Governor's tax break defended by Elko lawyer

RENO " An Elko lawyer and member of the Nevada Tax Commission who helped Gov. Jim Gibbons obtain a big property tax break on 40 acres he owns in eastern Nevada defended his role and the agricultural designation the governor's parcel received as appropriate and legal.

"I'm getting tired of seeing the repeated lies in the newspapers," said John E. Marvel, who until Tuesday had not returned repeated calls from The Associated Press seeking comment.

"I feel totally offended and insulted that people are challenging this," he said. "It's a waste of taxpayer money, of my time, the governor's time, to have everybody embroiled in this issue."

The Nevada Democratic Party on Saturday lodged ethics complaints against Marvel and Gibbons, alleging they abused their positions to get Gibbons' parcel in scenic Lamoille assessed as agriculture land rather than residential, which reduced the tax liability on the property from about $5,000 to $39.71.

Ethics violations can be punished by fines of up to $5,000 plus twice the benefit an official found of wrongdoing received.

Gibbons purchased the property for $575,000 last August from former judge Jerry Carr Whitehead, who owns 3,000 adjacent acres.

Elko County Assessor Joe Aguirre has said he felt pressured to allow the agricultural designation after Gibbons visited him in his office last fall, and then Marvel submitted an application and letters on Gibbons' behalf.

Aguirre said while the governor's property historically was used for ranching, once it was sold as a separate parcel it didn't qualify for the tax break designed to help ranchers and farmers because the parcel was too small to be able to gross $5,000 in annual agricultural income.

A spokesman for Gibbons, Ben Kieckhefer, has defended the tax deferral as a legitimate assessment of grazing land and called any suggestion of intimidation "ridiculous."

"The governor was entitled to an ag use assessment," Marvel said.

"It's the operator's income that counts," he added, meaning Whitehead. "Right off the top, that qualifies. Gibbons didn't have to make one nickel."

Marvel said he was hired by Whitehead to handle the real estate sale, and that Whitehead leased the land back from Gibbons as part of the deal. He said he handled the agricultural tax designation application as part of the sales transaction.

Along with the application submitted last fall, Marvel included copies of the front sides of two checks from Whitehead totaling $5,700 for lease payments to Gibbons to show the governor had met the income requirement.

Aguirre said he had no way of knowing whether the checks had been cashed, and felt his office was put in a position of having to call the governor and Marvel liars if he asked more questions.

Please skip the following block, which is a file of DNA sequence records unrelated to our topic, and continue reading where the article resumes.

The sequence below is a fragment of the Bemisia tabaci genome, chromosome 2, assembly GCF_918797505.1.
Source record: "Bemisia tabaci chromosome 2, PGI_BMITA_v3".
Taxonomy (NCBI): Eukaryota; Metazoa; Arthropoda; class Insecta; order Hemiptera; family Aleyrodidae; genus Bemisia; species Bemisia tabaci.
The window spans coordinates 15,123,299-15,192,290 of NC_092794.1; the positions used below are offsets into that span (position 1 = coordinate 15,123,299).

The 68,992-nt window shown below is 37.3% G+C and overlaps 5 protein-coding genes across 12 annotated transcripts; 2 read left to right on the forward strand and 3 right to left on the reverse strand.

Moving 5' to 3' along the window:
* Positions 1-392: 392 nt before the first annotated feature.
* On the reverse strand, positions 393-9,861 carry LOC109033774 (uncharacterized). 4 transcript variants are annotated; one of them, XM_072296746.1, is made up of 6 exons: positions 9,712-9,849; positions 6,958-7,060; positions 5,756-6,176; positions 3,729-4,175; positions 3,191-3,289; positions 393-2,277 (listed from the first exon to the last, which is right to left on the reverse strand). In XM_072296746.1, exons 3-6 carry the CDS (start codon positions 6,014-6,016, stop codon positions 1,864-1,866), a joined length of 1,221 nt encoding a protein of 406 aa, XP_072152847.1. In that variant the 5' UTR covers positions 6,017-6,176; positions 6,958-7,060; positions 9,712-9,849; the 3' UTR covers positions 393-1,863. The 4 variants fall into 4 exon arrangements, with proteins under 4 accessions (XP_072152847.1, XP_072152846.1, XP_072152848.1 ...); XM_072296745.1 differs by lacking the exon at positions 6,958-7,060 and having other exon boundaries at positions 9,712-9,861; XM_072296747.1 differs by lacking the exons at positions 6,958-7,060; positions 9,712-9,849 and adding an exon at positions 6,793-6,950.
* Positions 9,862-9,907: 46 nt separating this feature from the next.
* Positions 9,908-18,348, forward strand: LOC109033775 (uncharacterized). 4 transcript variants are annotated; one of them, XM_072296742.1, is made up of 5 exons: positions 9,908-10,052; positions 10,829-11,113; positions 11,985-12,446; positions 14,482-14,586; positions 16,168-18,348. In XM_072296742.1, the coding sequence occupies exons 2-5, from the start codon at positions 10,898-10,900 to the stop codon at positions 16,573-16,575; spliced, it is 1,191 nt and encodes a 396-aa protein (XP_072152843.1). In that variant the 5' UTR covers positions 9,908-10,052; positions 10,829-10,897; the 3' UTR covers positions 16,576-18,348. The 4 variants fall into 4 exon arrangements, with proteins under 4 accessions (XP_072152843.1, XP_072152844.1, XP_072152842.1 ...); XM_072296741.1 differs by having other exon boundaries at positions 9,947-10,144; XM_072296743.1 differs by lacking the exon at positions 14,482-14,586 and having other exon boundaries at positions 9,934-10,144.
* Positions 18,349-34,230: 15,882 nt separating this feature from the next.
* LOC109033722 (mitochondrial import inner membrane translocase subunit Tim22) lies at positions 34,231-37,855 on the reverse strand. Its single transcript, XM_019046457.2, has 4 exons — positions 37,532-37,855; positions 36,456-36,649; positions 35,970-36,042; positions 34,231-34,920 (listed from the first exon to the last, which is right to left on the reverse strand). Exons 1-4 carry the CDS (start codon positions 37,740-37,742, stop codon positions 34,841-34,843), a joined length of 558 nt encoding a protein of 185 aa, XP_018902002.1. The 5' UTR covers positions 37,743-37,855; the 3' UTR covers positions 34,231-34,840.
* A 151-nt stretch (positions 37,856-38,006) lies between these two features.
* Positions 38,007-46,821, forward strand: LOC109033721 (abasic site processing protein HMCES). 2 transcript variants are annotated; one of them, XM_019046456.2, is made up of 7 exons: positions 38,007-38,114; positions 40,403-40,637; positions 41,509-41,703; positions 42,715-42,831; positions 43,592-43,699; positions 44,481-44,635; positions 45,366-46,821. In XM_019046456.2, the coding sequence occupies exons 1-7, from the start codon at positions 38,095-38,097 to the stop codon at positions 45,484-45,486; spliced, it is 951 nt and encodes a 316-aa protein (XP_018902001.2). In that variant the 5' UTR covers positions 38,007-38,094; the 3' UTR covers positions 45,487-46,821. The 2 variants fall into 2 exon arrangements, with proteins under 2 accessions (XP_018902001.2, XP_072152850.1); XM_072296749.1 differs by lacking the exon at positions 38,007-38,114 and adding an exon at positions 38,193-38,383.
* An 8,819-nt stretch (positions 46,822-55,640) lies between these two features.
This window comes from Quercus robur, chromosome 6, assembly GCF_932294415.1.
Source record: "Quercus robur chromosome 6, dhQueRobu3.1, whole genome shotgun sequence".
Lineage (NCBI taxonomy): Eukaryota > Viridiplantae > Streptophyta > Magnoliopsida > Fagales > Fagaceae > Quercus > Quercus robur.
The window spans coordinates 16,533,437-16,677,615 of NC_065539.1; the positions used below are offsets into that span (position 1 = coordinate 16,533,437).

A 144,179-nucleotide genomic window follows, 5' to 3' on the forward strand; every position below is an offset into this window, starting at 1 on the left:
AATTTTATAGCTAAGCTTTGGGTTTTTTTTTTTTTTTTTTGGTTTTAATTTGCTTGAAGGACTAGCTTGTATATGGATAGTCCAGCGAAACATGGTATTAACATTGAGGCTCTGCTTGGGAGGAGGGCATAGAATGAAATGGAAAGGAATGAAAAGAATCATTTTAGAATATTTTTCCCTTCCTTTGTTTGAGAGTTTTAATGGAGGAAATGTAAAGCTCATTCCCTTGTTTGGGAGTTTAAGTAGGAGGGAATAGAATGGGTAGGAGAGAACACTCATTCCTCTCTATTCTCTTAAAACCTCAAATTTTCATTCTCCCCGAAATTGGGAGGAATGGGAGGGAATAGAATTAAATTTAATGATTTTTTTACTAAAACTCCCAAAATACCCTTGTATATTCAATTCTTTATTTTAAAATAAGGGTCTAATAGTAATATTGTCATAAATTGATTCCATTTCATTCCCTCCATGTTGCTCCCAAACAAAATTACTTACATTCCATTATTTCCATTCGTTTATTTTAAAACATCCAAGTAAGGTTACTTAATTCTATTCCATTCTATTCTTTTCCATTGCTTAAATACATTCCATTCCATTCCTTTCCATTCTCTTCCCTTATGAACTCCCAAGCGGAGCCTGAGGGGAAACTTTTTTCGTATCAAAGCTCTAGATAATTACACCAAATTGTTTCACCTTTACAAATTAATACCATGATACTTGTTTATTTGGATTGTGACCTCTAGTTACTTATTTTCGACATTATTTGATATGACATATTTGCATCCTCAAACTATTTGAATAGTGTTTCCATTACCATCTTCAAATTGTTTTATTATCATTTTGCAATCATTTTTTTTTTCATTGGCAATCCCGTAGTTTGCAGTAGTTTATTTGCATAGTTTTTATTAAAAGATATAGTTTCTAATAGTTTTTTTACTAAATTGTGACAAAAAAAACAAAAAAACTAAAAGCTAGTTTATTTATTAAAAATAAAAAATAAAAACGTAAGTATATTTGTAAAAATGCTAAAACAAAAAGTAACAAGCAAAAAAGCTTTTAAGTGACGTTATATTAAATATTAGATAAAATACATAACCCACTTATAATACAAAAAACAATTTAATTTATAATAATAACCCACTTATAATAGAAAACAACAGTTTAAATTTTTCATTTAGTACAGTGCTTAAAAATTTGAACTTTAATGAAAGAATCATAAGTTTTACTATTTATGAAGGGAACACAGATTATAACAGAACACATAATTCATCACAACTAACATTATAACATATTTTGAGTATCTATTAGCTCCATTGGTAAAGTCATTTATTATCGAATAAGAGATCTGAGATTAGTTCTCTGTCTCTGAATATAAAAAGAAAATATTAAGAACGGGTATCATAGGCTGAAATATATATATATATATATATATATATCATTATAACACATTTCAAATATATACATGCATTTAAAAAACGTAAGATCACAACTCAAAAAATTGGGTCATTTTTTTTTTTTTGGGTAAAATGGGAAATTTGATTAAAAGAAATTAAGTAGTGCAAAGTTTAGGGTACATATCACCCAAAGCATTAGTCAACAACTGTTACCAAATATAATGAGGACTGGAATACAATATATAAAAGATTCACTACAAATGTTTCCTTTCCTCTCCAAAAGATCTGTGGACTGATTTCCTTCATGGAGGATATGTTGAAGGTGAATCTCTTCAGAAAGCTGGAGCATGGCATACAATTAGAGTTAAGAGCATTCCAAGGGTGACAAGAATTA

"To say I was put in an awkward position I think is an understatement," Aguirre, a Republican, previously told the AP.

Instead of approving the agricultural designation, Aguirre did nothing, letting it take effect by default for one year. The governor will have to reapply next year to receive it again.

When asked whether copies of possibly uncashed checks were sufficient proof of income, Marvel said, "Maybe in hindsight I should have thought differently. I guess I'm naive. I felt that was totally adequate to establish what we were doing."

Tuesday, Marvel e-mailed copies of both sides of both checks to the AP, showing Gibbons had deposited one in August and another in January.

Marvel said the land was suitable for livestock.

"The land provides a sufficient amount to produce more than one-half of the feed for the year for the agricultural pursuit," he said and described the property as "lush meadow" with marshy areas, clover and timothy.

Tax commission members are appointed by the governor. Marvel has served on the commission since 1990, and was last reappointed by former Gov. Kenny Guinn in 2005.

The commission oversees the Department of Taxation, setting regulations, enforcement and audit policies. It also hears taxpayer appeals of hearing decisions and is charged under law with ensuring taxes are applied consistently by assessors among taxpayers.

The commission is not involved in assessment appeals, a duty left to boards of equalization, but Marvel acknowledged it does oversee other aspects of assessor responsibilities.

He denied his work on behalf of Gibbons posed a conflict or was meant to be intimidating.

"It did not even dawn on me. ... I did not form the mental process that I was a member of the Nevada Tax Commission," Marvel said.


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